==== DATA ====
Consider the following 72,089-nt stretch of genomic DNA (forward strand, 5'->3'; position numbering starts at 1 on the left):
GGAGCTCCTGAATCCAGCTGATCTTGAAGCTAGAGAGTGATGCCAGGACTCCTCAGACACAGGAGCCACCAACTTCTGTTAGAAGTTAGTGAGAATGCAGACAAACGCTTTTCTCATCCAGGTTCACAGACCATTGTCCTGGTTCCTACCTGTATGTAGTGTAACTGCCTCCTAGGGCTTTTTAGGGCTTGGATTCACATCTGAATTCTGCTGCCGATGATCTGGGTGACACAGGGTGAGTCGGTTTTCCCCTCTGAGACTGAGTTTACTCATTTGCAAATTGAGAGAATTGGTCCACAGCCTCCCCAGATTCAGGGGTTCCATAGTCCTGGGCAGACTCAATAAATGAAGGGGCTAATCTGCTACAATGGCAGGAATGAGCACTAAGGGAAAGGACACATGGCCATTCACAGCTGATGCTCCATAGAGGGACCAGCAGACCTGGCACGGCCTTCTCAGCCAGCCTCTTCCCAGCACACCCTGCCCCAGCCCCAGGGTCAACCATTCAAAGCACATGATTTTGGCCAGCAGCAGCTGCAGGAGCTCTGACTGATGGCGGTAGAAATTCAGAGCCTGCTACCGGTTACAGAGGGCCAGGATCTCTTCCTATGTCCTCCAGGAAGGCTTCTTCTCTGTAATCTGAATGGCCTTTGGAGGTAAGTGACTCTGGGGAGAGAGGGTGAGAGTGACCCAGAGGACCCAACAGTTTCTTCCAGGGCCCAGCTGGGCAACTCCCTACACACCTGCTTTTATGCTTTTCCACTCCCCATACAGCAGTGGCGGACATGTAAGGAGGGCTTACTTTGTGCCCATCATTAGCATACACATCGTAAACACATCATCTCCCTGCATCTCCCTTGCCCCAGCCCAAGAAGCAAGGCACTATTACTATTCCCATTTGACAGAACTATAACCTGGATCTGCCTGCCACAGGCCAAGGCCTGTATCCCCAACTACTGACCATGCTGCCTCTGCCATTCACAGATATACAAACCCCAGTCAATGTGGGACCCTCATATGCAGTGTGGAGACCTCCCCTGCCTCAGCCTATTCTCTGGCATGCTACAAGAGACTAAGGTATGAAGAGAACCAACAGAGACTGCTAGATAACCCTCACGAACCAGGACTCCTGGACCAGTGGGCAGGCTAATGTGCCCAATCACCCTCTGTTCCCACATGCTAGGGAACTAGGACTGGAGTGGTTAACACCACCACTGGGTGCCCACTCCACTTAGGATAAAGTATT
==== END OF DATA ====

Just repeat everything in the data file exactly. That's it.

Consider the following 72,089-nt stretch of genomic DNA (forward strand, 5'->3'; position numbering starts at 1 on the left):
GGAGCTCCTGAATCCAGCTGATCTTGAAGCTAGAGAGTGATGCCAGGACTCCTCAGACACAGGAGCCACCAACTTCTGTTAGAAGTTAGTGAGAATGCAGACAAACGCTTTTCTCATCCAGGTTCACAGACCATTGTCCTGGTTCCTACCTGTATGTAGTGTAACTGCCTCCTAGGGCTTTTTAGGGCTTGGATTCACATCTGAATTCTGCTGCCGATGATCTGGGTGACACAGGGTGAGTCGGTTTTCCCCTCTGAGACTGAGTTTACTCATTTGCAAATTGAGAGAATTGGTCCACAGCCTCCCCAGATTCAGGGGTTCCATAGTCCTGGGCAGACTCAATAAATGAAGGGGCTAATCTGCTACAATGGCAGGAATGAGCACTAAGGGAAAGGACACATGGCCATTCACAGCTGATGCTCCATAGAGGGACCAGCAGACCTGGCACGGCCTTCTCAGCCAGCCTCTTCCCAGCACACCCTGCCCCAGCCCCAGGGTCAACCATTCAAAGCACATGATTTTGGCCAGCAGCAGCTGCAGGAGCTCTGACTGATGGCGGTAGAAATTCAGAGCCTGCTACCGGTTACAGAGGGCCAGGATCTCTTCCTATGTCCTCCAGGAAGGCTTCTTCTCTGTAATCTGAATGGCCTTTGGAGGTAAGTGACTCTGGGGAGAGAGGGTGAGAGTGACCCAGAGGACCCAACAGTTTCTTCCAGGGCCCAGCTGGGCAACTCCCTACACACCTGCTTTTATGCTTTTCCACTCCCCATACAGCAGTGGCGGACATGTAAGGAGGGCTTACTTTGTGCCCATCATTAGCATACACATCGTAAACACATCATCTCCCTGCATCTCCCTTGCCCCAGCCCAAGAAGCAAGGCACTATTACTATTCCCATTTGACAGAACTATAACCTGGATCTGCCTGCCACAGGCCAAGGCCTGTATCCCCAACTACTGACCATGCTGCCTCTGCCATTCACAGATATACAAACCCCAGTCAATGTGGGACCCTCATATGCAGTGTGGAGACCTCCCCTGCCTCAGCCTATTCTCTGGCATGCTACAAGAGACTAAGGTATGAAGAGAACCAACAGAGACTGCTAGATAACCCTCACGAACCAGGACTCCTGGACCAGTGGGCAGGCTAATGTGCCCAATCACCCTCTGTTCCCACATGCTAGGGAACTAGGACTGGAGTGGTTAACACCACCACTGGGTGCCCACTCCACTTAGGATAAAGTATT